Quite simply the answer is ‘yes’, although it’s taken me months of questioning myself to make sure I’m sure about this.
The result could go either way but it’s more likely Emilia and I will get the all clear and that would save a few years of worrying. If it turns out either of us are positive for the antibodies then we can proceed on to Stage 2 of the trial, if we choose. It’s important to note that we can opt out at any time.
Initially I signed up, hoping that Emilia might choose to but not really expecting that to happen. I’m pleased that she’s decided to come too as I’m sure she’s been silently worrying about her chances of getting Type 1.

The ‘Natural History Study’ trial

We’re taking part in the Natural History Study where anyone between 5-45 (yes I am young enough, just) with a parent, sibling or child can take part. It’s also open people aged 5-20 who have a cousin, aunt, niece, nephew or grandchild. Quite how a twenty year old can end up with a grandchild with Type 1 I can’t quite work out but presumably if a grandparent has Type 1 and the parents are too old to take part any grandchild can.
We’re visiting the Bournemouth Diabetes and Endocrine Centre today as it’s only 45 minutes drive away but if you don’t have a local centre then you can send your blood sample via post; contact your nearest TrialNet centre to discuss the options.

Helping each other

I know very little about clinical trials but I’ve always imagined that they’re all about the research and little about the person taking part. With TrialNet this definitely isn’t the case as all three of us will ultimately find out whether we’re likely to develop Type 1 Diabetes soon or not.
More importantly we’re helping the trial and I feel this is vitally important to help the scientists learn more and ultimately find a cure or preventative medicine.

Want to find out more about TrialNet

If you want to find out more about TrialNet visit the UK web site here: http://www.bris.ac.uk/trialnet-uk/index.html.

First HbA1c since pump…anxiously waiting

Anxiously waiting

Amy got her insulin pump on the 20th June and the very next day we were back in the hospital for her quarterly clinic appointment, which included the standard glycated haemaglobin check, or HbA1c check to you and me. Tomorrow is her next clinic appointment and the much awaited HbA1c check, which will reflect on her last three months.

HbA1c – a flawed test

There’s a standard joke within the diabetic online community (#DOC) that the HbA1c is a flawed test and that its result is pretty meaningless.
It’s possible to achieve a good HbA1c result when your blood sugars have been constantly low which in turn drastically affects your quality of life. Amy reports that hypos can take a long time to recover from and can ruin a many of the hours that follow. It’s pretty much the same thing for high blood glucose readings.
So it’s much better for quality of life to have blood glucose levels that don’t wildly fluctuate.
The HbA1c check doesn’t take account for fluctuations of BGs it merely tells you your average meaning that the same result can be achieved by two people, one who’s had many hypos and hypers and another whose levels haven’t fluctuated much and stayed within the desired range of 4-8mmol.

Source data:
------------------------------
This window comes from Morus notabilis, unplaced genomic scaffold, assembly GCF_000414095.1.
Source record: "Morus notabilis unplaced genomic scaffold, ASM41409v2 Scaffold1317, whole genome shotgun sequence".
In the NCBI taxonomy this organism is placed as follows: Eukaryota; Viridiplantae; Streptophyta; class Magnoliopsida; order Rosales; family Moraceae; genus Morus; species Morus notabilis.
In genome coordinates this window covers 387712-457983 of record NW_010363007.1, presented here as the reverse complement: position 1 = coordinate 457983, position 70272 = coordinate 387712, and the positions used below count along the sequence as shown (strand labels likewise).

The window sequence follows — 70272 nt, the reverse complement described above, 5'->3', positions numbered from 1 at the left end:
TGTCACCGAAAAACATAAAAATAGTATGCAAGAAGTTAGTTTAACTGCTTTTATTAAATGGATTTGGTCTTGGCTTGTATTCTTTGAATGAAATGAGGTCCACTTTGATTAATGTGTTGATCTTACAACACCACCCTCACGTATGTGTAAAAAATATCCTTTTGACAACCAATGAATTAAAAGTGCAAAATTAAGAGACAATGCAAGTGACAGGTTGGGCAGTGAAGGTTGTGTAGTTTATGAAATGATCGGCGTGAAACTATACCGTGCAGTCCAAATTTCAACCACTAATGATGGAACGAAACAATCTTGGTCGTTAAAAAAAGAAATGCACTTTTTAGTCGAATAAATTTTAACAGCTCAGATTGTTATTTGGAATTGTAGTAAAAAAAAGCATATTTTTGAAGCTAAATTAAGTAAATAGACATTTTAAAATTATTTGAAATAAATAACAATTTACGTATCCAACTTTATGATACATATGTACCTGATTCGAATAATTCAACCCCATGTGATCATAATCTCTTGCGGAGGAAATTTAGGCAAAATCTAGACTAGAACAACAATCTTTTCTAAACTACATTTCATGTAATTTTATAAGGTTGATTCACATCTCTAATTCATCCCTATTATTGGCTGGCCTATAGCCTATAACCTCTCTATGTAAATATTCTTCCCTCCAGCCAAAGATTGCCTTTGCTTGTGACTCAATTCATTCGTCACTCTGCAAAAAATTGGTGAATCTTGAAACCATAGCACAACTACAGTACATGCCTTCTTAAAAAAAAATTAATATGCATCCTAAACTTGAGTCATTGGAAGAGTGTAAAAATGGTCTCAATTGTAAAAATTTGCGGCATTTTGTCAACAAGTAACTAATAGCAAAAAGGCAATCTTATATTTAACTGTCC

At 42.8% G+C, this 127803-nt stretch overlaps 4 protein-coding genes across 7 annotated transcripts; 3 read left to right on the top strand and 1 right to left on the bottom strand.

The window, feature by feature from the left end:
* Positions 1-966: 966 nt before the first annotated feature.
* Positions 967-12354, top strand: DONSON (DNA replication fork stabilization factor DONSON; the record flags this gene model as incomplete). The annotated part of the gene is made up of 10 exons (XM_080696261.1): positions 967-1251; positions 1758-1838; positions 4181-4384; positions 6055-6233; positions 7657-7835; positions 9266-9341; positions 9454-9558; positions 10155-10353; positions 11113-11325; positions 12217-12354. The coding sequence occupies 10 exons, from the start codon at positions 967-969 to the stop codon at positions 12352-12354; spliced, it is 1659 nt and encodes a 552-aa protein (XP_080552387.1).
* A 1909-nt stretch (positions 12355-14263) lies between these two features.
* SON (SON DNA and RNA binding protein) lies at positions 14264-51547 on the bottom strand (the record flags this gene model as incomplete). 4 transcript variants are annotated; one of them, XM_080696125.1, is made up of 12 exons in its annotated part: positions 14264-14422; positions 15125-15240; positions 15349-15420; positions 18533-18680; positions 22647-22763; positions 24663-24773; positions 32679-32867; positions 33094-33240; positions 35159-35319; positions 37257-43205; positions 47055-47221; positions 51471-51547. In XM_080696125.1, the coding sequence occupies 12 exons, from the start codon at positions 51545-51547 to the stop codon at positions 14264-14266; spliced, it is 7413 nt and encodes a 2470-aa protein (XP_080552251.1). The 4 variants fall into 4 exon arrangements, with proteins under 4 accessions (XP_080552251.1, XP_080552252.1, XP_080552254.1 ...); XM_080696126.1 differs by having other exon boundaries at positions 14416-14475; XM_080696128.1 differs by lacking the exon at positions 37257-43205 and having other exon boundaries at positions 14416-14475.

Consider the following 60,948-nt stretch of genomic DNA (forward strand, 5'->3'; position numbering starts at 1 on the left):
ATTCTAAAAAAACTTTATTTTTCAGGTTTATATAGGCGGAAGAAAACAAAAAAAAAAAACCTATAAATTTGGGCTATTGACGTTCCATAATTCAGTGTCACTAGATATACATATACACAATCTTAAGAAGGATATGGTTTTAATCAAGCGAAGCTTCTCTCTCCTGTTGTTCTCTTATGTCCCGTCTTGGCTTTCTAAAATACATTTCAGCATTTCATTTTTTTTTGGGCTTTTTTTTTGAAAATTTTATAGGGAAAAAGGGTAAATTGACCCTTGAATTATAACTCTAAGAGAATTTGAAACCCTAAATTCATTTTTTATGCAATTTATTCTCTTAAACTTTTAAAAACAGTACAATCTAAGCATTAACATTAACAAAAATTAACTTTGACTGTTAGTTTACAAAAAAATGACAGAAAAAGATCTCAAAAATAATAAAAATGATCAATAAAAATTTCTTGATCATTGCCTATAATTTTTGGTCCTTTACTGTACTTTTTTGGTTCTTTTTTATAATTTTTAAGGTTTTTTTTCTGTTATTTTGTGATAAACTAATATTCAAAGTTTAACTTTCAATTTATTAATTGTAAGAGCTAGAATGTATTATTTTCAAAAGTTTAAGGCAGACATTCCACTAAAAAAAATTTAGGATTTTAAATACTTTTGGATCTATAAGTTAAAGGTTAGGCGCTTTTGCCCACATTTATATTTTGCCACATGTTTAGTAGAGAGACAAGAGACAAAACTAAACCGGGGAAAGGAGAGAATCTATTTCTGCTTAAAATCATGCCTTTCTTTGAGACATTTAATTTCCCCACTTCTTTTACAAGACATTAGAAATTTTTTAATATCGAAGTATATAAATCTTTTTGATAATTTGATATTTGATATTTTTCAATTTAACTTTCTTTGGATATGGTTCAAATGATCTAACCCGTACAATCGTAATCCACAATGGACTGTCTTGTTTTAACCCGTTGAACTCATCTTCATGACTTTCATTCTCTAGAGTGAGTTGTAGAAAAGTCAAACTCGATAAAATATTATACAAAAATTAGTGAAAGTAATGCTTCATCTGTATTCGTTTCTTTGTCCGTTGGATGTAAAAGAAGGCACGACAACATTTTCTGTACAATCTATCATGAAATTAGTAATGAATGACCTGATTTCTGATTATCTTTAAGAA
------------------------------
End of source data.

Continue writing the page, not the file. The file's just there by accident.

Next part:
All this is best summed up by Dave Sowerby’s excellent article – HbA1c – A Good Measure?.
So, within the #DOC if anyone gets a ‘bad’ HbA1c many of us say ‘well, don’t worry, it’s a flawed test’.

HbA1c – who cares about flaws?
The other standard joke within the #DOC is that if anyone gets a ‘good’ result then we’re all so pleased for them, praising them on their good efforts.
If their result is 6.0 to 7.0 many say ‘wow, that’s brilliant, wish we could get close to that’ and ‘tell me how you do it’.
A result any lower than 6.0 often results in jokes being made…’you don’t really have diabetes do you!?’.
Rarely does anyone mention or ask about BG fluctuation, we’re just happy for those who have done well.

Previous results

When Amy was first diagnosed her HbA1c’s hovered around the 7.3-7.5 mark but recently they’ve been a lot higher.
We can explain this away as her having generally higher levels due to fears of hypos in the night, probably after reading articles in the media about people not waking up due to ‘dead in bed syndrome‘.
On 21st June 2013, at Amy’s last clinic her HbA1c was 8.2.
In March 2013 it was 8.0.
In December 2012 it was 8.3.

Why the anxiety?

We ultimately want Amy’s blood levels to be within range (4-8mmol) all the time with very little fluctuation, all because we went to minimise the chances of her getting complications later in life. So regardless of flawed test or not most people would prefer to see a lower HbA1c.
For me, I want to know that the insulin pump has made a difference. It’s already helping to minimise fluctuating BG levels and it’s helped loads with Amy’s quality of life and outlook on diabetes so (in theory) even if the HbA1c comes out the same or even slightly higher than before then we shouldn’t be worried.
I’d like a lower result too for the hospital’s sake, to know yet again that the pump has made a difference.

What do I think is going to happen?

I don’t know, really, I don’t.
It might go down: in the first 3 weeks we were sorting out Amy’s basal profile on the pump and she was having a lot of hypos, but that’s been mainly solved now and hypos are a lot fewer and far between.
It might go up: Amy’s pump has meant that she’s been snacking a lot, something she never did when injection as she would never take another injection, instead she’d avoid the snack. Amy knows that her snacking needs to reduce but at the moment it’s a rebound thing.
It might go down: Before the pump we never let Amy go to bed with a BG level any lower than the top of the range, meaning that she often went to bed at 10mmol. On the pump a 10mmol would be corrected at bed time, such is our confidence in the pump. In theory this means she runs a lot lower through the night, for many hours.
It might go up: she’s been on school holidays for the last 6 weeks and has been getting up quite late, often waking at 10mmol – which funnily seems really high nowadays.

So…I just can’t guess what the result will be.

…watching this space…